However, there’s a lot to be said for functionality, as BPB scores by far the best in Florida in this cumulative category and second in all of spring training.
Minus some minor obstructions down low, the sightlines are superb, with all seats properly oriented toward the action. The seats themselves are noticeably wider (20 inches) and all have cupholders. Despite being above street level, the open, 360-degree concourse is ample in space and sports great visibility of the field from almost every vantage point. The state-of-the-art videoboard is fine as well, if not a tad on the small side compared to some of the other new ones. It’s all uncomplicatedly excellent.
As is the problem with most shared complexes which inherently struggle to reflect the tenants, BPB fails in ballpark personality, but the flaw is exacerbated here due to the already generic design and poor attendance numbers. The few highlights include team branded concessions (i.e. “Lone Star Cantina” and “Capitol Hill Grille”) and the Presidents’ Race for Nationals games. One additional bright spot: fan access to players is the best in Florida on the Astros side.
As I’ve already noted, BPB’s greatest disappointment is its lack of fan amenities. No, the presentation isn’t as bad as some of the older parks, but except for the Brewers facility, this is the worst I’ve seen from a new or renovated park in 15 years
First off, the quality and variety of concessions is relatively lackluster, unacceptable for a new park. With the exception of some mediocre Mexican food, we mostly just have the basics here. Even more troubling is the lack of social spaces, bars, and sitting areas accessible to all fans, as this isn’t one of those places with areas to “hang out” on the concourse.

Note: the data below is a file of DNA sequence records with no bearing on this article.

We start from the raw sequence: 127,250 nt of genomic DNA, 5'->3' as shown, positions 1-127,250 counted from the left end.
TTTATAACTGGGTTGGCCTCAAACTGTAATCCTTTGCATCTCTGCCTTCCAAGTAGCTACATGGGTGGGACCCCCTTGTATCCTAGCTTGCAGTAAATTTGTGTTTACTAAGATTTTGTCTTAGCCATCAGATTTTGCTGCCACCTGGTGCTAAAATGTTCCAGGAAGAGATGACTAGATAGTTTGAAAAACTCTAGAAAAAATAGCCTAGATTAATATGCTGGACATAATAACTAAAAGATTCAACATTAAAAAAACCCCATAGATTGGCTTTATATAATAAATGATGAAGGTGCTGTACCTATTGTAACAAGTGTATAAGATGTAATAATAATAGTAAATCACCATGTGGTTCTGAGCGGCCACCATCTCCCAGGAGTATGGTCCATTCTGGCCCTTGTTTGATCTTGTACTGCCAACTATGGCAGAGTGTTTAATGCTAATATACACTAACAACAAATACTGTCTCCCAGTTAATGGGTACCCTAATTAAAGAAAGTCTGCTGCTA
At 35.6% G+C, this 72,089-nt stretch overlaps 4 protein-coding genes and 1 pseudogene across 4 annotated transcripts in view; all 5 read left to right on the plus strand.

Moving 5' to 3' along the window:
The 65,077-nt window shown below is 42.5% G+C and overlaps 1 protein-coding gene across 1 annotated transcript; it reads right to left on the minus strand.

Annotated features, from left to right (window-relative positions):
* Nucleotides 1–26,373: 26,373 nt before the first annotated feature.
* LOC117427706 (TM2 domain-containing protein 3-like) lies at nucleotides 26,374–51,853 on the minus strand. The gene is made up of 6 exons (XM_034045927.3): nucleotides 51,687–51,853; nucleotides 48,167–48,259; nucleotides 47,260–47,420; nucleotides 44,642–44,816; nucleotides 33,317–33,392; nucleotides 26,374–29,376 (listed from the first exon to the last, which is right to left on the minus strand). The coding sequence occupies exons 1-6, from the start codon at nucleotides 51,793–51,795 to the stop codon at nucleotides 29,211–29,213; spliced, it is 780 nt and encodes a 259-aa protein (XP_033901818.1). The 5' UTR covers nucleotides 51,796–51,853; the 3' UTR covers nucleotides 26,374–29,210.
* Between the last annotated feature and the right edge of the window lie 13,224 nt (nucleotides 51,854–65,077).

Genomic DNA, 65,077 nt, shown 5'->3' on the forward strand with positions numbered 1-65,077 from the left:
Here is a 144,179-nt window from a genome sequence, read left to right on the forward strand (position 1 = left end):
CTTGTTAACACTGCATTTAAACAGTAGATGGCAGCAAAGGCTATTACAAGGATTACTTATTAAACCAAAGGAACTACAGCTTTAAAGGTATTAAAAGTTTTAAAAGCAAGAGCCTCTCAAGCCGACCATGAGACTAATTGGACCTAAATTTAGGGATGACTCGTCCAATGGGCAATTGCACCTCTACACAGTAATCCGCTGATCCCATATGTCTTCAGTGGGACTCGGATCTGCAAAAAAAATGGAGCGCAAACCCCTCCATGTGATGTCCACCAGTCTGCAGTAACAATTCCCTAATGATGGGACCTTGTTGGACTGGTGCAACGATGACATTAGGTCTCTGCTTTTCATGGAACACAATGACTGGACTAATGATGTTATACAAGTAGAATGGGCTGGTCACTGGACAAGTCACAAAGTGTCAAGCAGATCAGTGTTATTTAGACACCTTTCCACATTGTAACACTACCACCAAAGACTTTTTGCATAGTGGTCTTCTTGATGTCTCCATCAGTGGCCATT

Exhibit A: the “Left Field Bar,”which just functions as an alcohol concession stand. Compare this to the well-designed destination bars which function as bona fide social spaces throughout Florida (Here is a typical one. Another 5 parks or so have something similar). Very poor. A sparse number of beach-style lounge chairs in the outfield is the one bright spot, as there aren’t any other sitting areas accessible to all fans.
The unique seating options and premium areas are above-average, but not outstanding. The six suites and two private party decks are well-appointed, and quite unique with their flexible, bar-style seating arrangement. There’s a new all-inclusive picnic area in the left field corner.
The clearly delineated “Field Boxes” in the first two rows along the first base line are a first in spring training and a clever use of space that might have existed anyway for handicapped seating. The boxes consist of moveable, padded folding chairs with drink rails. Paired with in-seat service, it’s a spacious and comfortable seating arrangement. Finally, BPB lacks a kids’ area. Obviously minor, but unusual and again unacceptable for a new park.
In sum, BPB is almost exceeding functional, but wholly uninspiring and completely forgettable. I hear a lot about rushed construction factoring into the relatively underwhelming experience, but that doesn’t explain the lack of aesthetic vision or subpar amenities that ultimately define a park that should have been much better from the fans’ perspective.
Likes and Dislikes
Things I like
Things I don’t like